Skip to main content

Lorraine Wilson considers the role of an executor.

What is an executor?

An executor is the person (or persons) with responsibility for dealing with the administration of the estate of a deceased individual. The executor is named in the will and their role is to ensure that the estate is administered and distributed according to the terms of the will.

A will should name at least one executor, but it is common to appoint at least two persons to act as executors. Where the executors are also appointed to act as trustees, there must be a minimum of two.

It is possible to appoint replacement executors in the event that the ‘first choice’ executors have died or are unable to carry out their duties for whatever reason.

Who should I appoint as the executor?

Your executors should be people who you trust completely to handle your assets following your death and enforce the wishes set out in your will. An executor can be a beneficiary of the estate and it is common to appoint your closest family members, such as your spouse or children, but this may not always be appropriate.

Depending on the circumstances, it may be sensible to appoint ‘independent’ executors, such as a friend or relative who are not due to benefit from the estate. It is also possible to appoint a professional person, such as a solicitor or accountant, as an executor. This may be appropriate if there are no suitable relatives or friends, or if you would prefer them not to carry the burden of various duties and responsibilities that come with being an executor. Appointing a professional executor may be sensible if your assets are more complicated, for example if you have business interests or shares which may require management after your death.

Duties of an executor

One of the first steps an executor should take is to ensure that the estate’s property and assets are safe and secured. The executors owe a responsibility to the beneficiaries of the estate for the safeguarding of the estate assets.

This includes taking responsibility for the keys of any property, collecting the wallet or credit/debit cards, and ensuring that the property and contents are secure. The executors must also ensure that adequate insurance cover is in place, particularly where a property is left unoccupied.

Executors will often have responsibility for arranging the funeral, taking into account any wishes the deceased may have left, and for registering the death with the local registry office.

Executors must ascertain the value of all assets and liabilities in the estate by making thorough enquiries and obtaining professional valuations where necessary. It is the executor’s duty to correctly report the estate to HMRC, pay any inheritance tax and to apply for the grant of probate. Personal liability can be incurred by an executor who fails to fulfil their duties, or incorrectly reports the tax position of the estate.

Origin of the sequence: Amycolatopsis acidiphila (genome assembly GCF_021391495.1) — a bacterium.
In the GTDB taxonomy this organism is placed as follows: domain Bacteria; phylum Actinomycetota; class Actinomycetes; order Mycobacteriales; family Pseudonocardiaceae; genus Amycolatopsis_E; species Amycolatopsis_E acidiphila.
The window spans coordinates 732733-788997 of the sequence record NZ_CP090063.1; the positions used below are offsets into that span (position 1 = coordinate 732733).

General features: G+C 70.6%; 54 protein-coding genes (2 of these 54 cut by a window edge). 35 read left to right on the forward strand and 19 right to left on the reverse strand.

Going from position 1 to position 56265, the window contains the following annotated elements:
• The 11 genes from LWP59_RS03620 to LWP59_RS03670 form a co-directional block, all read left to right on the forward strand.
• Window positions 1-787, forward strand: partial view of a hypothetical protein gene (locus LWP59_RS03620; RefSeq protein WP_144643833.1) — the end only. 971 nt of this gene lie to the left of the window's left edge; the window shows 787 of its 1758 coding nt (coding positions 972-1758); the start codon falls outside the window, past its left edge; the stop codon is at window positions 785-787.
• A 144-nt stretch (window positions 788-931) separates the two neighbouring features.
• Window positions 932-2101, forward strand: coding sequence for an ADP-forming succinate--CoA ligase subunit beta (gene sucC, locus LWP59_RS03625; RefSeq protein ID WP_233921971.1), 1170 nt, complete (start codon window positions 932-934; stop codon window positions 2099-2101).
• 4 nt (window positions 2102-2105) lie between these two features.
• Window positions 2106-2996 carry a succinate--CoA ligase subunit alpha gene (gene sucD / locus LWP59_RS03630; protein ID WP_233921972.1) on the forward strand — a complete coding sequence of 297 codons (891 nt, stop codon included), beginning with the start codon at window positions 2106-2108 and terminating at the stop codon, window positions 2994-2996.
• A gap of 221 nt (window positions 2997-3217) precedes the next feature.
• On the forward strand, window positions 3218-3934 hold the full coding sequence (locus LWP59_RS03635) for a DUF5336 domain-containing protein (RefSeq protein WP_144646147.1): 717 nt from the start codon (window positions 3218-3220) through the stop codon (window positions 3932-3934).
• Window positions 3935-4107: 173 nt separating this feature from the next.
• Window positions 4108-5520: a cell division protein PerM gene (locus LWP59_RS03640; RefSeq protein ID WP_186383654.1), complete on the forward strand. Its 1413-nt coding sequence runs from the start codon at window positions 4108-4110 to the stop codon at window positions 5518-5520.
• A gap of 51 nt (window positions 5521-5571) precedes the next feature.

Once the grant of probate has been obtained, the executors must deal with gathering and collecting the assets of the estate. This might include closing bank accounts, selling properties, and selling or transferring investments. Estate monies should be separated from the executor’s own funds, for example in a specific executors’ bank account. The executor must also ensure that all debts of the estate are paid from estate funds. Ultimately, the executor must ensure the estate is distributed in accordance with the terms of the will and provide a full account to the beneficiaries.

Executors often have further reporting requirements throughout the course of administering an estate. For example, there may be an obligation to report to HMRC income tax or capital gains tax payable by the estate.


The role of an executor is an important one and involves a number of duties when dealing with the estate of a deceased person. An executor acts in a fiduciary capacity and can incur personal liability if things go wrong. Whilst these duties may seem daunting, our team of specialists can assist with every step of the process, giving executors peace of mind that they have fulfilled their legal responsibilities.

For further guidance on the role of an executor or support with administering an estate, contact our probate solicitors.